Friday, November 20, 2009

The Rising Tide

If the global recession was the gift that kept giving, then the asylum seekers represent the problem that just won't go away for PM Kevin Rudd and his government. Having staunchly defended Australia's reputation as a tolerant society in India against the perception there that violent assualts on overseas students from that country were race related, he had to defend his government's policy with respect to asylum seekers back home in Parliament.

The heated debate over asylum seekers is an ongoing saga that has played out this year and one where the hapless Opposition has been able to gain some traction in the opinion polls. The policy being the removal of the temporary protection visas being issued to asylum seekers which was the Howard governments solution to the so-called "boatpeople" phenomenon. The allegation is that the reversal of this policy has resulted in a rising tide of asylum seekers being channelled into Australia by "people smugglers".

We can see from the chart below produced using data compiled by the OECD what the flow of asylum seekers into Australia has been through the years. It clearly shows that the flow during the past few years is no where near the highs that were recorded in 1990-91 and 2000-01 both in absolute terms or as a proportion of the overall intake of OECD countries.

Clair Harvey wrote in the Sunday Telegraph back in October:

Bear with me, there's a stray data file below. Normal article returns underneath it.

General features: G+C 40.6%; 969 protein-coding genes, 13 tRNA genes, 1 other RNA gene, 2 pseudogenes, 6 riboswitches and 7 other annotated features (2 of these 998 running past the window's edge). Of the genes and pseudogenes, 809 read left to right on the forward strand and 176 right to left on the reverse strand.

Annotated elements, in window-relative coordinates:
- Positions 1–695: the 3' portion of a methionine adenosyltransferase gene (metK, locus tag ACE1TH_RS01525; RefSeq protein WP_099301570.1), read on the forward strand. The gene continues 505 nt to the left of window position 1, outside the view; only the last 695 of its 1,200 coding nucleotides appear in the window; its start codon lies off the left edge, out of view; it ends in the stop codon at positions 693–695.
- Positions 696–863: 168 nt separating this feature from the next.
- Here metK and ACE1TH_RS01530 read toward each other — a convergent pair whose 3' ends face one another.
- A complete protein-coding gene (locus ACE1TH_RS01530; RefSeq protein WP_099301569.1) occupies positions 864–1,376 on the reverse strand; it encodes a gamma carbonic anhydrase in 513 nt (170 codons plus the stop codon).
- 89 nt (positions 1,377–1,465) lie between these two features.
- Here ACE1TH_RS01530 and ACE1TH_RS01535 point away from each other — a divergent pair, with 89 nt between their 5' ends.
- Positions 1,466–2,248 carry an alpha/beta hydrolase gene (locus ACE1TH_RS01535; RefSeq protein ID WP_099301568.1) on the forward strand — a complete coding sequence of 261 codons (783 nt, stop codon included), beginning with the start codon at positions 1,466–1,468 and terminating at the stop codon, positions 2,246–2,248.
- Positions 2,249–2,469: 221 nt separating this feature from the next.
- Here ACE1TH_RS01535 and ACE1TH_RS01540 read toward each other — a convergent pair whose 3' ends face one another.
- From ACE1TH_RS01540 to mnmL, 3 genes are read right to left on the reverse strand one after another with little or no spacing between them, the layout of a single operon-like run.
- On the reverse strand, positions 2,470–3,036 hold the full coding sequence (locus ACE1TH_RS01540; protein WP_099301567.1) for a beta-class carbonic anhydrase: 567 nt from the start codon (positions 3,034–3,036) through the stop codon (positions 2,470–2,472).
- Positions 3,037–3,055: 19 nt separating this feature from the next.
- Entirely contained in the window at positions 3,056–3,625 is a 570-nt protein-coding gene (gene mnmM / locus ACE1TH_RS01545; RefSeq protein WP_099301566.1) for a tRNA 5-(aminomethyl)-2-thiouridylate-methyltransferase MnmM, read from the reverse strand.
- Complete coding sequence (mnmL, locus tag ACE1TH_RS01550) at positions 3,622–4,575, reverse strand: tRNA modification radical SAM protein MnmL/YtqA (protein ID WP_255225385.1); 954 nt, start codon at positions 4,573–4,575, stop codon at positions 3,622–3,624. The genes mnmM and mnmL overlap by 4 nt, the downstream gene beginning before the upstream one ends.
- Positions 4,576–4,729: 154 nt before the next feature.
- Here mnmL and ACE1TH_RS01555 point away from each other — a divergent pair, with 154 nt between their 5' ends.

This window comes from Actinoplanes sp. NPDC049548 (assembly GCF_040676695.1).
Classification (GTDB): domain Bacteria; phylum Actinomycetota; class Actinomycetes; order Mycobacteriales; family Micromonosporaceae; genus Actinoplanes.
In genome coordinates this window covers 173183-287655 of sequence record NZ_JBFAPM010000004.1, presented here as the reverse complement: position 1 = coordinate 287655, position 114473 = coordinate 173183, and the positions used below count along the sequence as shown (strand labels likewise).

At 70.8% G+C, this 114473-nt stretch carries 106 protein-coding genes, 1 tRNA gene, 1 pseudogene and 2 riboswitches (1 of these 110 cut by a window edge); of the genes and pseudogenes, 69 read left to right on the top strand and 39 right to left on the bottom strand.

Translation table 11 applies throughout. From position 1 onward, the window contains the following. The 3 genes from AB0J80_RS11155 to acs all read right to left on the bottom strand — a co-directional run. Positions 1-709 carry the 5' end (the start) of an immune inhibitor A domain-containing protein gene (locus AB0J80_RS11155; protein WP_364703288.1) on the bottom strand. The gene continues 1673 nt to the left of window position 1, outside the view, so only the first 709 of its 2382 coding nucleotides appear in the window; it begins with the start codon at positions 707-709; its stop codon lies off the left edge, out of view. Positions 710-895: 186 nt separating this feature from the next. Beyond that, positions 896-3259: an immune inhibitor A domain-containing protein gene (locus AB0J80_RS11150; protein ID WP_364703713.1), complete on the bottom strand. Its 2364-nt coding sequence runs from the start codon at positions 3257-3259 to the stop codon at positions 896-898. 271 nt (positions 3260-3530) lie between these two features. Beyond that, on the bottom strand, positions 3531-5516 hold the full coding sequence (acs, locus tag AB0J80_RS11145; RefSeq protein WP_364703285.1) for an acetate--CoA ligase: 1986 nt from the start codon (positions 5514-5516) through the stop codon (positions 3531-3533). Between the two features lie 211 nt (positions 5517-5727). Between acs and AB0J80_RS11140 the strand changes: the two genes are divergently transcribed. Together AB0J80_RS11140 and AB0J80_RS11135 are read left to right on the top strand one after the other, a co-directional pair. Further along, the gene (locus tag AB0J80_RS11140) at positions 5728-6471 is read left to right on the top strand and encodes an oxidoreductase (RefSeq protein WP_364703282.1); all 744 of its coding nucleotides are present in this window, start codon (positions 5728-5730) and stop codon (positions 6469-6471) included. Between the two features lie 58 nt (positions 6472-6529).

A total of 4768 "plane people" - more than 96 per cent of applicants for refugee status - arrived by aircraft in 2008 on legitimate tourist, business and other visas compared with 161 who arrived by boat during the same period [...] And plane people are much less likely than boat people to be genuine refugees, with only about 40-60 per cent granted protection visas, compared with 85-90 per cent of boat people who are found to be genuine refugees. In 2007-08, 3987 claims were received and 1930 of these were approved. But whereas boat people are detained on Christmas Island while their claims are processed, plane people live in the community and they are allowed to work under policy changes introduced by the Rudd government.
When taken together with the numbers of foreign-born workers moving to Australia which have doubled in the last five years as shown in the chart below, one gets a sense of how overblown the issue has become. One also gets a sense of the exploitation for political mileage and media ratings the asylum seeker issue has been subjected to.

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